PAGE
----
Disclosures: The authors report no relevant financial disclosures.
July 09, 2020
2 min read

Rural patients with axSpA report greater disease impact on work productivity

Disclosures: The authors report no relevant financial disclosures.
You've successfully added to your alerts. You will receive an email when new content is published.

Click Here to Manage Email Alerts

We were unable to process your request. Please try again later. If you continue to have this issue please contact customerservice@slackinc.com.

The patient-reported impact of axial spondyloarthritis on work productivity is greater rural areas than in cities, according to data published in the Annals of the Rheumatic Diseases.

“According to one estimate, work disability affects up to 30% of patients with axial spondyloarthritis (axSpA),” Rosemary J. Hollick, PhD, MBChB, BSc, FRCP, of the University of Aberdeen, in the United Kingdom, and colleagues wrote. “Compared with the general population, individuals with axSpA are three times more likely to withdraw from work, especially from physically demanding jobs.”

The patient-reported impact of axial spondyloarthritis on work productivity is greater rural areas than in cities. Source: Adobe Stock

“With the aging, multimorbid population increasing faster in rural areas, and people working to older ages, understanding the relationship between rurality, health and work outcomes is important to ensure that individuals with rheumatic disease are supported to live and work well,” they added. “A number of studies have highlighted inadequate access to specialist health care services for those with rheumatic and musculoskeletal disease (RMD) living in rural and remote locations. However, in a recent systematic review of the literature, we found very limited evidence as to whether outcomes are poorer for individuals with rheumatic disease living in rural settings.”

To examine the differences in clinical and patient-reported outcomes among patients with axial SpA living in rural and urban locations, Hollick and colleagues started with data from the British Society for Rheumatology Biologics Register for Ankylosing Spondylitis (BSRBR-AS). According to the researchers, the registry is a prospective cohort study of biologic-naïve adults with axial SpA from 83 centers across Great Britain from 2012 to 2017. For their study, Hollick and colleagues analyzed data from 2,390 participants from the BSRBR-AS, of whom 24% lived in a rural area.

The researchers collected clinical data, including age, gender, disease manifestations and medications, as well patient-reported measures documented in the registry, such as education level, smoking status, alcohol consumption, employment status and job type. Quality of life was assessed using the Ankylosing Spondylitis Quality of Life Index and the Short Form-12 Physical and Mental Component Scores. Later, Hollick and colleagues conducted 30 semi-structured telephone interviews with a subset of patients drawn from the BSRBR-AS registry.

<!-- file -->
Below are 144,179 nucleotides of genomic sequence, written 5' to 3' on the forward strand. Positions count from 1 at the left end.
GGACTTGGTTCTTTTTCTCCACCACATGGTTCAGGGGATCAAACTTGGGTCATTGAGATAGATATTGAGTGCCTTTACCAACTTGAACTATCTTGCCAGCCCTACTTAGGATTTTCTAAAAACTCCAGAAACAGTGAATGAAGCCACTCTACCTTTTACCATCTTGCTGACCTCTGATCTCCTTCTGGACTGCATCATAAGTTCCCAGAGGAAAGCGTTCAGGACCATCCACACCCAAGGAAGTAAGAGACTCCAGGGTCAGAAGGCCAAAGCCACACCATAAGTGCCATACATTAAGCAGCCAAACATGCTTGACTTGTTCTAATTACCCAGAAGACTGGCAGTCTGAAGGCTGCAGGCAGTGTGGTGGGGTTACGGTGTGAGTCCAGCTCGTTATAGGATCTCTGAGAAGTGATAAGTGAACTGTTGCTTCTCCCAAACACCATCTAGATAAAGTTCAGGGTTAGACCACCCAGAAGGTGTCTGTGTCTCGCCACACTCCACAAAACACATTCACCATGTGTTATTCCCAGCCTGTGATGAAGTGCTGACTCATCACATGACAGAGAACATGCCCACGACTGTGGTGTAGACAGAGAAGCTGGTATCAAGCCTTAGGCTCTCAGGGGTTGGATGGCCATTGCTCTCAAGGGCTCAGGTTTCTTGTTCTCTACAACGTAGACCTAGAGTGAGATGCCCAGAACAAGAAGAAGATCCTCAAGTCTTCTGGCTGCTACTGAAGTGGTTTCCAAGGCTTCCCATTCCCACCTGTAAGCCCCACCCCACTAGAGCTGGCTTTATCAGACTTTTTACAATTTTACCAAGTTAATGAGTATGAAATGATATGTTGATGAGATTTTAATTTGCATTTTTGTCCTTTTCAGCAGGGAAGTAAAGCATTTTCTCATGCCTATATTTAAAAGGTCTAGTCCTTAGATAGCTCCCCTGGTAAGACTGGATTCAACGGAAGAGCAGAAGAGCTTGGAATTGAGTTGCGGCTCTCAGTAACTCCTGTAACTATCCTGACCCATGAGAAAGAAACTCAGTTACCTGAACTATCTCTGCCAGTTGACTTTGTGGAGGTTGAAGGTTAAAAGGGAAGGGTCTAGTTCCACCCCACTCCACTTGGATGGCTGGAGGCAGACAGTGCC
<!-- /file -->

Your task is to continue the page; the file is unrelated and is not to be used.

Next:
Among the interviewees, 77% were of working age across a variety of occupations, 80% were male, 60% had a disease duration of more than 11 years and 60% lived in a rural location.

According to the researchers, patients in rural areas were older and more likely to work in a physically intensive job, as opposed to one that was sedentary or at a desk. Among patients who received biologics, there were initially no differences in response. However, after adjusting for age, sex and local area deprivation, patients in rural locations reported more presenteeism and overall work impairment.

The researchers wrote that the effect on work could be explained by accounting for individual differences in disease activity, fatigue, physical function and job type. Interviews with patients suggested a complex relationship between clinical factors, contextual factors — including work environment and job demands — and work disability. The ability to work, and flexibility in terms of what, when and how tasks are undertaken, were important to participants. In addition, participants reported that support from employers was variable, and health care professionals were often perceived as unsupportive.

“Our findings have important implications for practice, policy and research,” Hollick and colleagues wrote. “Health care professionals could do much more to support their patients to work well, and resources are becoming available to support this. Most employers will have very few employees with rheumatic disease, and do not understand the often-unpredictable disease course, and relapsing and remitting trajectory. Education and support for employers to enable flexibility at work could be transformative, particularly if ‘best practice’ examples from other employers were made available.”